Alabama Pipeline Explodes

first_imgShelby County, Ala.—One worker was killed and several more were injured when an Alabama pipeline ruptured sometime during the evening of Monday, October 31.According to Alabama Governor Robert Bentley, the failing pipeline caused an explosion that sent flames high above the surrounding tree line.One eye witness, who said he helped an injured worker remove gas from himself before calling an ambulance, said the central Alabama explosion resembled an airplane crash and resulted in towering flames that extended some 300 feet into the air.screen-shot-2016-11-01-at-6-52-38-amThe epicenter was approximately one mile west of a leak that occurred back in September, releasing thousands of gallons of gasoline and causing shortages and price hikes throughout the entire Southeast.The failed pipeline belongs to the same company behind the previous leak—the Colonial Pipeline Company of Alpharetta, Georgia—and marks the sixth leak its operations have endured this year in Alabama alone.Officials are not certain wether the explosion emanated from the same pipeline that failed in September, and workers have not yet been able to get close enough to the accident site to determine if the initial explosion has damaged any other nearby pipelines.screen-shot-2016-11-01-at-6-56-52-am“Three miles around the area of the fire has been evacuated,” Bentley said in a video which his office posted to Vimeo and later tweeted out through his official Twitter account. “We have state resources in place through our forestry association, and we have people there to contain the fire.”The state of Alabama has been suffering from a severe drought. According to the governor, there have been over one thousand fires recorded since the beginning of October.“Our resources have been stretched thin,” Bentley said. “But we will have enough resources in place, we will put enough resources in place, to protect the people in that area.”Coleen Vansant with the Alabama Forestry Commission says that the explosion has sparked several wildfires, one around 10 acres in size and another near 7 acres.According to a brief statement issued by the Colonial Pipeline Company, the main pipeline in the area has been shut down for the time being. The explosion occurred near the Cahaba River, the longest free-flowing river in Alabama known for its scenic value and biological diversity.It comes at a time when pipelines all over the country are being hotly contested by environmentalists. A major protest is taking place near the Standing Rock Indian Reservation because of a proposed pipeline that the Dakota Sioux say is threatening the quality of drinking water drawn from the Missouri River and decimating many of their important cultural heritage sites.The Dakota Access Pipeline is being maintained and constructed by a company called Energy Transfer which, according to its website, operates three major crude oil pipelines, including approximately 500 miles of pipeline that run through Pennsylvania, Ohio, and West Virginia.Energy Transfer claims that the $3.7 billion project will lessen U.S. dependance on foreign oil and create thousands of jobs.Stayed tuned to BlueRidgeOutdoors.com for pipeline updates and learn more about the Shelby County, Alabama pipeline explosion here.last_img read more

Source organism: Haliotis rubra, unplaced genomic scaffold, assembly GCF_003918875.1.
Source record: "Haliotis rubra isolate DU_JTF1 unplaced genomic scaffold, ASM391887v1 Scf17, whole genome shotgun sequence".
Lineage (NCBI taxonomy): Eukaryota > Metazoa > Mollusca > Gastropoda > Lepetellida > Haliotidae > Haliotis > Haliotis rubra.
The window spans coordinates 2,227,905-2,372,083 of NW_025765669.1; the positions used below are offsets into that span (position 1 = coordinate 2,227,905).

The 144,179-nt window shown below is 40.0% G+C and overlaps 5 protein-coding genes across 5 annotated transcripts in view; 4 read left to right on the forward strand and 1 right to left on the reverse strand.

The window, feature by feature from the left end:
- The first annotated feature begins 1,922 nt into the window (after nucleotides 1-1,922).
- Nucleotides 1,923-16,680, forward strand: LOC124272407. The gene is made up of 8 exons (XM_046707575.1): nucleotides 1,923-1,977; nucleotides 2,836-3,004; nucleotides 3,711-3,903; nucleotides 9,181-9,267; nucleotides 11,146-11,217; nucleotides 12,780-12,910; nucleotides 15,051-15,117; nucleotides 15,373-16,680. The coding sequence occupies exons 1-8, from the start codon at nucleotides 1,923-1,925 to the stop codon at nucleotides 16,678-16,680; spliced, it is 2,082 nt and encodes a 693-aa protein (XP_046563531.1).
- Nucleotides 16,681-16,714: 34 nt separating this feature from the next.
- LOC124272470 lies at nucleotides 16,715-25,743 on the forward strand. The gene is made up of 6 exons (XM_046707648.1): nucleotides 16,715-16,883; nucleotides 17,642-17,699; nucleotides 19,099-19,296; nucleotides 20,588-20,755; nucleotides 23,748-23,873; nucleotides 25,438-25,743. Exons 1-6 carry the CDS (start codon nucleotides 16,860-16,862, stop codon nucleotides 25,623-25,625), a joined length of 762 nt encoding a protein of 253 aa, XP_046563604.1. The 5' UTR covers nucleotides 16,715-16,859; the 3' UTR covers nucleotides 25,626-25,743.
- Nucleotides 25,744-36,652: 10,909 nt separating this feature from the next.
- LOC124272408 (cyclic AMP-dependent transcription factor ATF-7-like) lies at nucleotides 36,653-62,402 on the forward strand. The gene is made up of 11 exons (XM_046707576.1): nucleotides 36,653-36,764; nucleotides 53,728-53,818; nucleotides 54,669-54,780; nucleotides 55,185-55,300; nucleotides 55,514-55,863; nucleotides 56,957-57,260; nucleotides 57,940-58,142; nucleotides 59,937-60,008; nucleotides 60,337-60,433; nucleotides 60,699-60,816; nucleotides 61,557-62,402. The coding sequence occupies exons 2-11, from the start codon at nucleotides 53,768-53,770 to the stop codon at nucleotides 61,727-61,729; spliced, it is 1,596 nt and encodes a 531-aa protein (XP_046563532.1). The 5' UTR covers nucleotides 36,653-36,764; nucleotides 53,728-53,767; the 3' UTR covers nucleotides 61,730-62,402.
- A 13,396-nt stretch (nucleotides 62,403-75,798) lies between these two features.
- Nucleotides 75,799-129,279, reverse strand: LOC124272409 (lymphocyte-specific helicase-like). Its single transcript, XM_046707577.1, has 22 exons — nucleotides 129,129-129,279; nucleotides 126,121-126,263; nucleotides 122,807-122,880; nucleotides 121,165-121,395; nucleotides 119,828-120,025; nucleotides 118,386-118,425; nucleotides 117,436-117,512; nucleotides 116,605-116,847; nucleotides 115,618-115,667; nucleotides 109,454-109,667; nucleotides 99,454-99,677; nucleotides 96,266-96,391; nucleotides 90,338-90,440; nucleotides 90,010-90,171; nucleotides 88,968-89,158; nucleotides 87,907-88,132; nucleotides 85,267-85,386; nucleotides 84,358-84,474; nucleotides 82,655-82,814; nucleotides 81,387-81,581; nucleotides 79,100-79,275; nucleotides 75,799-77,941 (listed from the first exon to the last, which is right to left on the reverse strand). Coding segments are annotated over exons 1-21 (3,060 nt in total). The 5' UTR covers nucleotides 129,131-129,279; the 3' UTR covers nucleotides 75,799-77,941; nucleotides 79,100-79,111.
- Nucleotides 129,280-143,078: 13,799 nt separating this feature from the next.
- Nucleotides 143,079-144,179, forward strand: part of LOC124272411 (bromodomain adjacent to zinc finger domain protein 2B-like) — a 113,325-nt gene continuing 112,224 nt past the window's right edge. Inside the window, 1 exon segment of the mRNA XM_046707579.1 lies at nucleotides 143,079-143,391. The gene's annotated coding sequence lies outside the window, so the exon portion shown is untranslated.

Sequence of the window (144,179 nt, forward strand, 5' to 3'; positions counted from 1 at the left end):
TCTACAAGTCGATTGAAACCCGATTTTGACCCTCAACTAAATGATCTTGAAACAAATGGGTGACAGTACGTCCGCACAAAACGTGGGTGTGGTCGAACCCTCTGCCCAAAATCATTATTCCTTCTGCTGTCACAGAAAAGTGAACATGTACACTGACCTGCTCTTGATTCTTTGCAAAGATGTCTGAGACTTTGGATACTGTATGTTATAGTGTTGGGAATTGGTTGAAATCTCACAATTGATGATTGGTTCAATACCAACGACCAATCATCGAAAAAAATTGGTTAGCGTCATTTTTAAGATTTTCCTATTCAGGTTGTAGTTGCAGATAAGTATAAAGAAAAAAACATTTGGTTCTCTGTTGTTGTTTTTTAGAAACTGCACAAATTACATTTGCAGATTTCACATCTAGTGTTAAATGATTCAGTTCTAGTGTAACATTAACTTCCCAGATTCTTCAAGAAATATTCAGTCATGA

Geno Thorpe has left Syracuse basketball for personal reasons

first_img Published on December 1, 2017 at 2:56 pm Contact Sam: sjfortie@syr.edu | @Sam4TR Syracuse guard Geno Thorpe is leaving the program, SU Athletics announced on Friday afternoon. His departure comes after he played a season-low four minutes against Maryland on Monday. He left the program, at least in part, because he was unhappy with his playing time, multiple sources told The Daily Orange. Thorpe left Penn State at the end of the 2013-14 season for the same reason.AdvertisementThis is placeholder textThorpe did not board the team’s flight to Miami for its game against Kansas on Saturday afternoon.This leaves SU with three scholarship guards: junior Frank Howard, sophomore Tyus Battle and freshman Howard Washington.The graduate transfer was brought in from South Florida to provide depth and he was a part of the three-guard lineups — with Howard and Battle — that SU head coach Jim Boeheim discussed at the beginning of the year. Syracuse has not played that lineup much recently, instead going with freshmen forwards Oshae Brissett and Marek Dolezaj.“He wants to start in the three-guard rotation,” Gene Thorpe, Geno’s father, told The Daily Orange in October. “(He wants to) be part of the starting lineup with Howard (and) Battle.”Thorpe has played in six games, averaging 14.3 minutes and six points per game.“He loves (Syracuse) so far,” Gene added.Thorpe was enrolled in one class this semester that met once per week. Commentscenter_img Facebook Twitter Google+last_img read more